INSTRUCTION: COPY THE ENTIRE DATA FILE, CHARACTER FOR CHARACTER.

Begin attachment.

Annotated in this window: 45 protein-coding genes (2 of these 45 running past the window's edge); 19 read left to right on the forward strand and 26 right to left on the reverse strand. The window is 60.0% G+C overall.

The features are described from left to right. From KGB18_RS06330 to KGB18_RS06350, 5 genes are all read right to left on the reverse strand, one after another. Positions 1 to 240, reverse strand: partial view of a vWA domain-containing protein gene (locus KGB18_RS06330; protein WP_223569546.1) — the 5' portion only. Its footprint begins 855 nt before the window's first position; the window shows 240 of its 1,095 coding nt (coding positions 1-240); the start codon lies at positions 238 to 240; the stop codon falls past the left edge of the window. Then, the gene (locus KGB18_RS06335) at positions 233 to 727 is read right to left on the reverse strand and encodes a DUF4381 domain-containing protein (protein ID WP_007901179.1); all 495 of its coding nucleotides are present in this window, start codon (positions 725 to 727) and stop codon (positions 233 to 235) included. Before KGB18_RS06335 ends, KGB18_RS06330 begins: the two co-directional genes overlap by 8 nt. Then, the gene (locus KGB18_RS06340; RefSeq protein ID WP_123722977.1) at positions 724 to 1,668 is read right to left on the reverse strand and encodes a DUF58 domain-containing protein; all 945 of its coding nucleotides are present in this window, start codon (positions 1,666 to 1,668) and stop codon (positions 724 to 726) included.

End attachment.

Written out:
Annotated in this window: 45 protein-coding genes (2 of these 45 running past the window's edge); 19 read left to right on the forward strand and 26 right to left on the reverse strand. The window is 60.0% G+C overall.

The features are described from left to right. From KGB18_RS06330 to KGB18_RS06350, 5 genes are all read right to left on the reverse strand, one after another. Positions 1 to 240, reverse strand: partial view of a vWA domain-containing protein gene (locus KGB18_RS06330; protein WP_223569546.1) — the 5' portion only. Its footprint begins 855 nt before the window's first position; the window shows 240 of its 1,095 coding nt (coding positions 1-240); the start codon lies at positions 238 to 240; the stop codon falls past the left edge of the window. Then, the gene (locus KGB18_RS06335) at positions 233 to 727 is read right to left on the reverse strand and encodes a DUF4381 domain-containing protein (protein ID WP_007901179.1); all 495 of its coding nucleotides are present in this window, start codon (positions 725 to 727) and stop codon (positions 233 to 235) included. Before KGB18_RS06335 ends, KGB18_RS06330 begins: the two co-directional genes overlap by 8 nt. Then, the gene (locus KGB18_RS06340; RefSeq protein ID WP_123722977.1) at positions 724 to 1,668 is read right to left on the reverse strand and encodes a DUF58 domain-containing protein; all 945 of its coding nucleotides are present in this window, start codon (positions 1,666 to 1,668) and stop codon (positions 724 to 726) included.